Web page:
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I love rain. I love the way it drums down on the roof at night, lulling me to sleep; the way each individual drop shatters on the pavement and sprays smaller droplets in every direction; the way it hinders my vision as it slides down the car window.

Today the rain is falling as I have seen it fall so many times in my life, but here in the wilderness of Maine it seems as though this is the first time I have seen rain. This trail, cut only a couple years ago, seems like a child compared to the surrounding forest which has been a haven of life for centuries. I was instructed to dig a drainage ditch off of this boulder-covered path only ten minutes ago and have swung my pick mattock at the tightly packed ground only a few times. The rain drizzles down, slowly widening the puddle on the trail. I slip on my dark green raincoat and notice that I blend in with the surrounding trees. The drizzle turns into a shower. Water runs through the soil, making it five times easier to loosen up, but ten times heavier and harder to lift out. I hack away at roots and rip out bushes and saplings which encumber the path of my ditch. The water is relentless. It pours down in buckets now and my raincoat is useless. Every time I lift my hands to swing my pick mattock, it seems as though somebody has put a hose into my sleeve and turned the valve all the way to the left. Every time I look up to the skies to see how much longer this will last, a bucket of water splashes across my face temporarily blinding me and giving my glasses an overly thorough cleaning.

This job is unforgiving. Water flows inexorably over the sides, ruining my carefully planned out route which weaves between the trees to dissipate and slide down the mossy hillside. Water swells over the edges like an overflowing bathtub, creating muddy pools of water around me four yards in diameter and six inches deep. At this point, the water no longer bothers me. I stomp my soggy foot into the puddle, splashing muddy water up onto my heavy cotton work pants and flowing into the top of my boot.

Five minutes later, I try using a blunt blade to chip away at a five-inch-thick root when suddenly, a low rumble sweeps across the sky. I listen closely and hear two high-pitched “foo”s in immediate succession. I can swear that the signal came from my right except that would be impossible since there is nobody there. This signal meant for us to come to our crew leaders immediately. I quickly strut back to our meeting point. They quickly explain the situation. Out here in the woods in the middle of a thunderstorm with the van parked a mile away, there is nothing to do but to hide in the woods. It is safest to squat to get as low as possible with little contact with the ground, and to crouch in the woods but apart from any tree trunks. And just in case one of us happens to get struck by lightning, we all spread out so that only one of us gets hit.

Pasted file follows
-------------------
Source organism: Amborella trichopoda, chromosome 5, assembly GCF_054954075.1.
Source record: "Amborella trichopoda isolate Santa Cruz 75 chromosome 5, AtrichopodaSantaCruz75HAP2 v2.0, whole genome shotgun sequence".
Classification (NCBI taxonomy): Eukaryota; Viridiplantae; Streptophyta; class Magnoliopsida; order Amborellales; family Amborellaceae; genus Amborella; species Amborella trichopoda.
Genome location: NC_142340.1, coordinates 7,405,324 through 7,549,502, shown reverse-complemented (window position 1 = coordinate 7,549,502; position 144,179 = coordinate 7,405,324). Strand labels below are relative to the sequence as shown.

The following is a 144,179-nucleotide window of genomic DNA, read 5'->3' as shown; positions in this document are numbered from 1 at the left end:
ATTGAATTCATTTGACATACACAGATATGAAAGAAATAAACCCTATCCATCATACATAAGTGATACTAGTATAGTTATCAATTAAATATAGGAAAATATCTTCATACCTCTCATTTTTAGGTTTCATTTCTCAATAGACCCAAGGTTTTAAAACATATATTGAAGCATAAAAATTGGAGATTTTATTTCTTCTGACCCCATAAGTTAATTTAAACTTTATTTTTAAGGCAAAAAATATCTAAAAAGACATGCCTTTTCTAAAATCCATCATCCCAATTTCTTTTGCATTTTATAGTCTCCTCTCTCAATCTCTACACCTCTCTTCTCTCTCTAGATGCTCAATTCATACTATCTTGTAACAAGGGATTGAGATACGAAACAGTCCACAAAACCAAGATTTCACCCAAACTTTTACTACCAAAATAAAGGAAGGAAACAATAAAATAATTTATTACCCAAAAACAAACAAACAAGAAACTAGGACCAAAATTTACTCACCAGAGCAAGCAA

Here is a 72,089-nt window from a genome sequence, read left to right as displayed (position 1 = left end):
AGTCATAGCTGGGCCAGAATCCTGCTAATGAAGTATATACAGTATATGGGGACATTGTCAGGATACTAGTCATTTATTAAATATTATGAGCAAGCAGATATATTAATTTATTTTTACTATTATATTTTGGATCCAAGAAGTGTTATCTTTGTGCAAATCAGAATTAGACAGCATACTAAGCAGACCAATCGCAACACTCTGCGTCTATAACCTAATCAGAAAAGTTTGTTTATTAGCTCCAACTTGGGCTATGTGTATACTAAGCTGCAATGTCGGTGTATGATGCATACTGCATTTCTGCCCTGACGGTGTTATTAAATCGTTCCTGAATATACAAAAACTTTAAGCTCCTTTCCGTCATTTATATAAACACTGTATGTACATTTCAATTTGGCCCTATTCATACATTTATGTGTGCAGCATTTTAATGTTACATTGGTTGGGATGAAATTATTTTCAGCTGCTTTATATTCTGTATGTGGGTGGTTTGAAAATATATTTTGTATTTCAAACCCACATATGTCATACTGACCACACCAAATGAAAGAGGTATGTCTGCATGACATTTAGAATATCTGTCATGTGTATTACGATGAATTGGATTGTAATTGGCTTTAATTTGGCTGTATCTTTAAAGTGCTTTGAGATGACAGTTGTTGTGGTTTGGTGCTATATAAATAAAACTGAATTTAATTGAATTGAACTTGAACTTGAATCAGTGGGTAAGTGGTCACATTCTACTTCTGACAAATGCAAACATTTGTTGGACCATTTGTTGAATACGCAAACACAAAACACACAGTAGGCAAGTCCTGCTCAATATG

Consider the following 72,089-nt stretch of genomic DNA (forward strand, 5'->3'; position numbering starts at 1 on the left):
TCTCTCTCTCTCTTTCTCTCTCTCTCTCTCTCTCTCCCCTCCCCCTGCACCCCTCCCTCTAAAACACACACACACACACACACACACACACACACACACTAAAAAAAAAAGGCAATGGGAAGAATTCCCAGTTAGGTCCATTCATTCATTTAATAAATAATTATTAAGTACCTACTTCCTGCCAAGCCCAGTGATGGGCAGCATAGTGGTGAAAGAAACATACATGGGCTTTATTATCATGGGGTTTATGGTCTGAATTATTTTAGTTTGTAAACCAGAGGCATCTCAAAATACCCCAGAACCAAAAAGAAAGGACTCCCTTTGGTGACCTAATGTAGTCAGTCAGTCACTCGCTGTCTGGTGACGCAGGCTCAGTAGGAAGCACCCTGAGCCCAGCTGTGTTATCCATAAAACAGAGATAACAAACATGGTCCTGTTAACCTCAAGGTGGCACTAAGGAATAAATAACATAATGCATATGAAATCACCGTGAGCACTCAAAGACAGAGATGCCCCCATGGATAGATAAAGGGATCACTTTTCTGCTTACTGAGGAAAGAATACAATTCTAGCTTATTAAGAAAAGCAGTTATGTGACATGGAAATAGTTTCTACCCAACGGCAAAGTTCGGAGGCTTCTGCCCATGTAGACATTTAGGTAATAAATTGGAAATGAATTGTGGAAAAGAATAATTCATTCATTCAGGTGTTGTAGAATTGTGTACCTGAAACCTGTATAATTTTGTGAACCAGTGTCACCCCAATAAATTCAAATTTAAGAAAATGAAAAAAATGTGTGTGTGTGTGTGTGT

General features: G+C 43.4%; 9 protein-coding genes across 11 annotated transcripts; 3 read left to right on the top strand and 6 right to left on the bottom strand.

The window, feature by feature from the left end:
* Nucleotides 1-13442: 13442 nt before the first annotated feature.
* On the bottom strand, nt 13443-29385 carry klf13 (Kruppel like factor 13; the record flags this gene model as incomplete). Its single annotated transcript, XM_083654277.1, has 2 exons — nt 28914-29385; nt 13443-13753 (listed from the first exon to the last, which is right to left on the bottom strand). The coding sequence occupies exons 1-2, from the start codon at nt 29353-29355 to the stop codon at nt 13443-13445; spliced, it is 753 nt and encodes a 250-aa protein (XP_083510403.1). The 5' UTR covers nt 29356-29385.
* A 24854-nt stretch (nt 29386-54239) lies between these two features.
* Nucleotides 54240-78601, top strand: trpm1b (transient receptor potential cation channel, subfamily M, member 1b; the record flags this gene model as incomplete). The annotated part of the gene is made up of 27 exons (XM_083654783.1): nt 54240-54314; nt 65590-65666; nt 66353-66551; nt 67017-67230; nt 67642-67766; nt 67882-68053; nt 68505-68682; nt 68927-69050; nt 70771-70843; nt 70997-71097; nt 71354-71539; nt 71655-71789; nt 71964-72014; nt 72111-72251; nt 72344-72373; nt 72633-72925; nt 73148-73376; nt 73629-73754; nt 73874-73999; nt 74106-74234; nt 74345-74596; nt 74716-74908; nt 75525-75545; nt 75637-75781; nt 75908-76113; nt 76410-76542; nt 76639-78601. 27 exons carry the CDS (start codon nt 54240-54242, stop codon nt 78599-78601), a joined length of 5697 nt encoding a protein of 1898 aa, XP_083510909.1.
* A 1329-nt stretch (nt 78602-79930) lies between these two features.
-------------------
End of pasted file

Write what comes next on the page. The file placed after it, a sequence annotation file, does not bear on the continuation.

I crouch down between two moss-covered boulders with a fern scratching my face and a tree stump gently nudging me in the back. My legs begin to ache. Constant drops of water plummet from the trees above, always falling down in the same places yet at completely different intervals. The beads pat against my raincoat like five drummers playing separate rhythms. Could it possibly get any worse? Nature’s answer: of course. Something then hits my back: something bigger than a raindrop and much harder. I hear a laugh from my right and look over only to see one of my crewmates grinning. “There’s no way this is happening right now,” he bursts out. The white hail pellets patter down all around me like little pebbles.

Sitting there with my thighs burning and the rest of me freezing, I realize that I am not the first person here to be in this situation. There have been others before me who have crouched down in the woods, afraid of the thunder and of what might happen next. For millions of years, humans have wandered through forests in situations just as bad, if not worse, as the one I am in now. And I pity all those who haven’t experienced it. I am surrounded by wilderness: the rotten tree trunks, a sweet sappy aroma floating across the air, and rocks untouched by humans in an unimaginably long time. I feel myself maturing, placing myself among the people who first saw this country and knowing that I am truly in the wild. I now know the extent to which I love rain. I love the way it patters against my coat and then remains a perfect droplet as it slides down and falls to the ground; the way it drips down my face and down my body all the way into my shoes; the way it creates a screen before me making it impossible to distinguish the trail from the wild.

© 2018 Philip Satterthwaite

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